Illness Perceptions in Chronic Lymphocytic Leukemia: Testing Leventhal's Self-regulatory Model.
Westbrook TD, Morrison EJ, Maddocks KJ, Awan FT, Jones JA, Woyach JA, Johnson AJ, Byrd JC, Andersen BL
Ann Behav Med in press 12/26/2018
Background: Leventhal's Self-regulatory Model proposes that somatic characteristics of a health threat (e.g., symptom severity), and prior experience with the threat (e.g., unsuccessful treatment), are determinants of illness perceptions. Chronic lymphocytic leukemia (CLL) is appropriate for test of these postulates, having three phases differing in symptom severity and prior treatment experiences: indolent disease requiring no treatment (active surveillance; AS), symptomatic disease requiring a first treatment (FT), and highly symptomatic disease in those who have relapsed and/or failed to respond to prior treatments (relapsed/refractory; RR).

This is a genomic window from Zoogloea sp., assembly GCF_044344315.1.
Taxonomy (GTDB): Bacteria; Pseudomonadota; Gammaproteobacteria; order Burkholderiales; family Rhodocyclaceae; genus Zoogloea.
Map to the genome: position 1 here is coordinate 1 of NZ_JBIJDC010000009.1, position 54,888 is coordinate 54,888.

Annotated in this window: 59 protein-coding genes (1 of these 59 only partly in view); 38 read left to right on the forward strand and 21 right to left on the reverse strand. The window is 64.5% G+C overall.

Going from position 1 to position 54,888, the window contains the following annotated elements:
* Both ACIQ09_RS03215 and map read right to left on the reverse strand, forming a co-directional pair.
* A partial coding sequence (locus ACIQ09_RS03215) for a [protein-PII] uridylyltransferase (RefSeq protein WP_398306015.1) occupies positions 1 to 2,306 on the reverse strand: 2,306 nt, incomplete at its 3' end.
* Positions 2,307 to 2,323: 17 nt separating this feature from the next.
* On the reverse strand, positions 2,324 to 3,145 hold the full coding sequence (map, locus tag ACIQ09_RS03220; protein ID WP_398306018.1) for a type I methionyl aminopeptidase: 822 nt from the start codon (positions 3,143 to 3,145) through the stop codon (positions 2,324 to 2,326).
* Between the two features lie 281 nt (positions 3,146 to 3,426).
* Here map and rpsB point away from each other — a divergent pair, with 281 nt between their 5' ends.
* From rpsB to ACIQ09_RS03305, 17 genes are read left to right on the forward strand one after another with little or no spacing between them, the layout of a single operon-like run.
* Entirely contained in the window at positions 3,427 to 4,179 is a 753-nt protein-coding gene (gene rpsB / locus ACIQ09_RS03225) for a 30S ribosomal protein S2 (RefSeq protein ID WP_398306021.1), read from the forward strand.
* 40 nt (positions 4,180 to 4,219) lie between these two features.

Purpose: To test symptom severity and prior treatment experiences as determinants of illness perceptions, illness perceptions were characterized and contrasted between CLL groups.
Methods: Three hundred and thirty CLL patients (AS, n = 100; FT, n = 78; RR, n = 152) provided illness perception data on one occasion during a surveillance visit (AS) or prior to beginning treatment (FT, RR).
Results: Analysis of variance with planned comparisons revealed that consequences, identity, and concern were least favorable among RR patients, followed by FT, then AS (ps < .01). AS patients endorsed the lowest levels of coherence (ps < .01), and the most chronic illness timeline (ps < .01). FT patients endorsed the highest levels of personal and treatment control (ps < .01).
Conclusions: Data provide preliminary empirical support for Self-regulatory Model postulates that symptom severity and prior disease experiences influence illness perceptions. Unique knowledge needs for AS patients and elevated psychological/physical symptoms for later-stage CLL patients may warrant clinical attention.